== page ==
“Birth order and it’s effects on the person has been fascinating scientists and the general public for at least one hundred years,” says Janice Weddle, County Engagement Specialist in Youth Development for the University of Missouri Extension.  There have been several studies to try to pinpoint birth order effects on intelligence and personality, but results are met with criticism due to many factors, like the confounds of the research or the method used in the research. 

 “Confounds of a research study are variables that are not being measured in the research but could alter the results,” said Weddle.   There are two methods of study when examining birth order effects, within-family and between-family.  A between-family study design examines unrelated families and a within-family study design while a within-family study examines the personalities and intelligence of children within the same family.  

“Depending on the confounds and methods of the study, results can vary greatly in research on birth-order effects.  It is important to understand the full scope of any study before taking the results to the bank,” said Weddle.

Common hypotheses from both the general public and scientists for birth-order effects are that first-born children tend to be smarter and more conscientious while later-borns tend to be more agreeable and social.  Common confounds when studying birth order include sibship (i.e. family) size, parental socioeconomic status, family structure, age, and gender.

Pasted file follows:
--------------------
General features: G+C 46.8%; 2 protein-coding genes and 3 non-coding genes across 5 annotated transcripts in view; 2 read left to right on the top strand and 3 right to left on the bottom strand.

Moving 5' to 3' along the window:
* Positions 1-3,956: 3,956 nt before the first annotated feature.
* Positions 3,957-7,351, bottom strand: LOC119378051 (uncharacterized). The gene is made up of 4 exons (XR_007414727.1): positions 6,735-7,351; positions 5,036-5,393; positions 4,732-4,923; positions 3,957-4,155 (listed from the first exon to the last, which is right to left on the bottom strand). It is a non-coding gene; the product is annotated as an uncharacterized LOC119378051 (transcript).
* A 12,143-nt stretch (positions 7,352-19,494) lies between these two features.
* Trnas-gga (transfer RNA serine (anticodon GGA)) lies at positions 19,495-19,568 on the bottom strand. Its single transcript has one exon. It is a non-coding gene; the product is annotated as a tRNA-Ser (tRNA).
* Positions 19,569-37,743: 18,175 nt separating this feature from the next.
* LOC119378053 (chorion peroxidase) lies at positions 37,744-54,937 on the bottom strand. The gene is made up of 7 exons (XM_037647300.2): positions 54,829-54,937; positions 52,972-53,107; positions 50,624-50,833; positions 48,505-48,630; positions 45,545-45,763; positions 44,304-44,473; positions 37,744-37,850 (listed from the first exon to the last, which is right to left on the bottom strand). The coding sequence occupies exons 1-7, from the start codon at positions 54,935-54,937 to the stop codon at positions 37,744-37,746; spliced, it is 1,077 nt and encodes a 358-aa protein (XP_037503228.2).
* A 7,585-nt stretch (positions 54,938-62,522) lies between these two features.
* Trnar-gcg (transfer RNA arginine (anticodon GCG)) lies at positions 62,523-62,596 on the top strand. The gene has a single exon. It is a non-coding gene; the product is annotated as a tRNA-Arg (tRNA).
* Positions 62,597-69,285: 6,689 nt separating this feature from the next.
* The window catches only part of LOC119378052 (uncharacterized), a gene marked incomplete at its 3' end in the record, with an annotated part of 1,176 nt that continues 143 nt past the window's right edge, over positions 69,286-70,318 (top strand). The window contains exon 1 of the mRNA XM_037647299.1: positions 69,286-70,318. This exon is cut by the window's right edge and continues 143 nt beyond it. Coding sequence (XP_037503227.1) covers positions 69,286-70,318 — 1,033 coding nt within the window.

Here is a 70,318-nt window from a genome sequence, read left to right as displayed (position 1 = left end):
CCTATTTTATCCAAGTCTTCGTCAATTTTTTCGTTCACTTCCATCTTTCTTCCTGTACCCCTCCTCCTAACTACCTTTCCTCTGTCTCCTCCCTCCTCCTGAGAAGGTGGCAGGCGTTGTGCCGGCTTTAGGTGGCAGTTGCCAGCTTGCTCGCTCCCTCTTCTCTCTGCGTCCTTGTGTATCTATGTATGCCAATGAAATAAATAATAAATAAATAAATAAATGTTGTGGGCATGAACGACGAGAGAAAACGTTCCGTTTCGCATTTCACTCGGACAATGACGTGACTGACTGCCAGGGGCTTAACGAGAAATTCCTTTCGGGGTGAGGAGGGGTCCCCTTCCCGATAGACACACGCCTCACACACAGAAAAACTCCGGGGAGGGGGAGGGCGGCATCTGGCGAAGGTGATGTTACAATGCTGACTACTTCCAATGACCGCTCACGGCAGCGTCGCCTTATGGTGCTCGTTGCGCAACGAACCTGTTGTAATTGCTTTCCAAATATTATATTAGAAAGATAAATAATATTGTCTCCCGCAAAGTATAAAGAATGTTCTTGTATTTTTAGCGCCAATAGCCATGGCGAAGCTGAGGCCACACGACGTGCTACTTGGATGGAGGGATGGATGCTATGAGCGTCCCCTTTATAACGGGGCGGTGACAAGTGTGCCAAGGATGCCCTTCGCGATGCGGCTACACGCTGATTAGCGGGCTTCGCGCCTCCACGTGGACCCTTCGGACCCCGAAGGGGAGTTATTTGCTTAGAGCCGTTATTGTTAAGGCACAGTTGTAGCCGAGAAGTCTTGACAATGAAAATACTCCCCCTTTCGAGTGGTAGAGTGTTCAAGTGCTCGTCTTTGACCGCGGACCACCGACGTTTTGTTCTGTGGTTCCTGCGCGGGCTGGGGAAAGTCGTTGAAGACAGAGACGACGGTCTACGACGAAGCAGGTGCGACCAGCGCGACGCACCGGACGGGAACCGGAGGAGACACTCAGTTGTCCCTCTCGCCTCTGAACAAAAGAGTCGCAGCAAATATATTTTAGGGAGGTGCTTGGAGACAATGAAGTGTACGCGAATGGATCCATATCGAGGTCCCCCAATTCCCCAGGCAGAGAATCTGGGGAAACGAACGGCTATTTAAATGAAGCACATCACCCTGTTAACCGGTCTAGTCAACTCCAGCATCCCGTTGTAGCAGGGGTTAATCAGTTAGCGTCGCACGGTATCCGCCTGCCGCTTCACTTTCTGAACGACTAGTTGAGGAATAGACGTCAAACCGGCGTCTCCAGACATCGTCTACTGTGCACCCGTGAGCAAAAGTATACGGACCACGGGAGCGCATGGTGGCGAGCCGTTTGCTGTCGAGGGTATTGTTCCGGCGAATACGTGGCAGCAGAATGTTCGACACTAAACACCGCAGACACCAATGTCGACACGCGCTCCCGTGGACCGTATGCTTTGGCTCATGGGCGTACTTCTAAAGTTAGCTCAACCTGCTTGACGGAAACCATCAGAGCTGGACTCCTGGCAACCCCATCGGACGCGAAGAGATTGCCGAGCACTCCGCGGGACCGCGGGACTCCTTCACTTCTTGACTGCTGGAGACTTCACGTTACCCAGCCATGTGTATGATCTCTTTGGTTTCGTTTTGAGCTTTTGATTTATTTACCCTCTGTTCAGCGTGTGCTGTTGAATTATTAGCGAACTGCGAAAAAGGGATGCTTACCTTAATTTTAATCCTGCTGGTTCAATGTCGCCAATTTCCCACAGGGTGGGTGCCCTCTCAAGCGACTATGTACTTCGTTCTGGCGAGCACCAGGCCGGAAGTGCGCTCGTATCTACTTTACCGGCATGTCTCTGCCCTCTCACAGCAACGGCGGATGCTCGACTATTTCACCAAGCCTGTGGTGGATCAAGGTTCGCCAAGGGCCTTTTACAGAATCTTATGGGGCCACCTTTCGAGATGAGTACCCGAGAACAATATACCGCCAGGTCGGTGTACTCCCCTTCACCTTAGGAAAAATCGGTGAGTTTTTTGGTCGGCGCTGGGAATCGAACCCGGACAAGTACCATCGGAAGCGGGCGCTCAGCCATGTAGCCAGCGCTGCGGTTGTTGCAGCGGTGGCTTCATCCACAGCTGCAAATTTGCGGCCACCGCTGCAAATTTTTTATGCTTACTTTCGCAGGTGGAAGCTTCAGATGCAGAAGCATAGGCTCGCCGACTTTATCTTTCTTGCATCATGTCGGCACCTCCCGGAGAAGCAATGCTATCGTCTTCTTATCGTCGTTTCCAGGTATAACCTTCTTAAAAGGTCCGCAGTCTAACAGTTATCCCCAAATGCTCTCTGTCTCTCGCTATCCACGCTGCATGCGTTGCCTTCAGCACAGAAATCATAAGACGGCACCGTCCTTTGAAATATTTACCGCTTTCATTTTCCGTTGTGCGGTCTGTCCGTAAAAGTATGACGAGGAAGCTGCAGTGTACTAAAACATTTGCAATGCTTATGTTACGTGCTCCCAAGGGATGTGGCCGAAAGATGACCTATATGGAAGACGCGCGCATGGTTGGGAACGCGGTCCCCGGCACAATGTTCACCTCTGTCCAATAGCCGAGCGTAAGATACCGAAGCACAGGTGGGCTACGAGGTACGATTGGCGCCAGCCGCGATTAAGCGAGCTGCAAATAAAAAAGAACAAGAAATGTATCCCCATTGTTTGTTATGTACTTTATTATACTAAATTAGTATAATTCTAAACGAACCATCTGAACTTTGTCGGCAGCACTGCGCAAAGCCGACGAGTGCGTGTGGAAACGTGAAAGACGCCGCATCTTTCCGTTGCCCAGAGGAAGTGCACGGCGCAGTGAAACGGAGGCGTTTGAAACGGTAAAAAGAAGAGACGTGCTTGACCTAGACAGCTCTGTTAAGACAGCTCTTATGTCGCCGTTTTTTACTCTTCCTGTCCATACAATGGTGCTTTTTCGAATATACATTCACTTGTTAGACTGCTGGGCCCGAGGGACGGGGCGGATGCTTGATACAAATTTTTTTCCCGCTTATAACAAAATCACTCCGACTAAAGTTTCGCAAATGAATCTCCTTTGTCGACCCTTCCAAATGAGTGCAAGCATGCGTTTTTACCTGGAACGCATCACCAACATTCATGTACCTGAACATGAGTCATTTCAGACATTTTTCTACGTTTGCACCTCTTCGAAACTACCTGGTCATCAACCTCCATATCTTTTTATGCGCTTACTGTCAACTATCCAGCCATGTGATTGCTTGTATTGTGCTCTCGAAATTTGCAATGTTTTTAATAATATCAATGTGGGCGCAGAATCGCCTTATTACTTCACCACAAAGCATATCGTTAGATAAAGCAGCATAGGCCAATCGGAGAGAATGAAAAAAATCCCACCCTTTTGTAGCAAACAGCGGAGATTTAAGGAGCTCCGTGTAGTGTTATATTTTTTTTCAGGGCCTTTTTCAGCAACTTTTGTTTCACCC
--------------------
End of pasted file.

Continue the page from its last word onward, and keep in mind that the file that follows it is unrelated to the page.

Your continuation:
“Some of the confounds that are also noteworthy are things like large age gaps between siblings, and non-biological family structures,” says Weddle.    Also important in birth-order research is the method, between- or within-family.  Results do generally stay consistent when using between-family or within-family study designs. 

Some research concludes that there are extremely slight correlations between birth order and intelligence, and of these the results show that intelligence and educational attainment decrease with birth order. One study also found that both first-borns and later-borns report that the later-born sibling tends to be the family rebel. 

There is not conclusive empirical evidence suggesting that birth order has a significant impact on personality or intelligence.  Research has not consistently proven the common hypotheses of first-borns being smarter and more conscientious and later-borns being more agreeable and social.  In many cases, these common hypotheses are contradictory to popular belief.    

Due to the only partial and slight correlation of birth-order effect on intelligence and personality, and because of many family dynamics creating confounds that could impact results, research has not found a correlation large enough to say that birth order consistently has any magnitude on personality or intelligence.

 “Many people have their opinions on birth-order effect on a person. Most everyone has heard of middle-child syndrome. Interestingly, in many studies the first- and middle- born siblings rank equal between parental favoritism.  We all have our own sort of personal case study of birth-order effects under our own roofs, and I think that is what makes this topic so fascinating as the opinions and expectations can vary greatly,” said Weddle.

4-H offers many opportunities for youth to find their place, discover their value, and feel a place of belonging.  4-H also creates an atmosphere for families to spend time together and create lasting memories.  For more information on 4-H programs in your county contact County Engagement Specialist in Youth Development, Janice Weddle, at the University of Missouri Extension Office in Mountain Grove at 417-349-4134 or via email at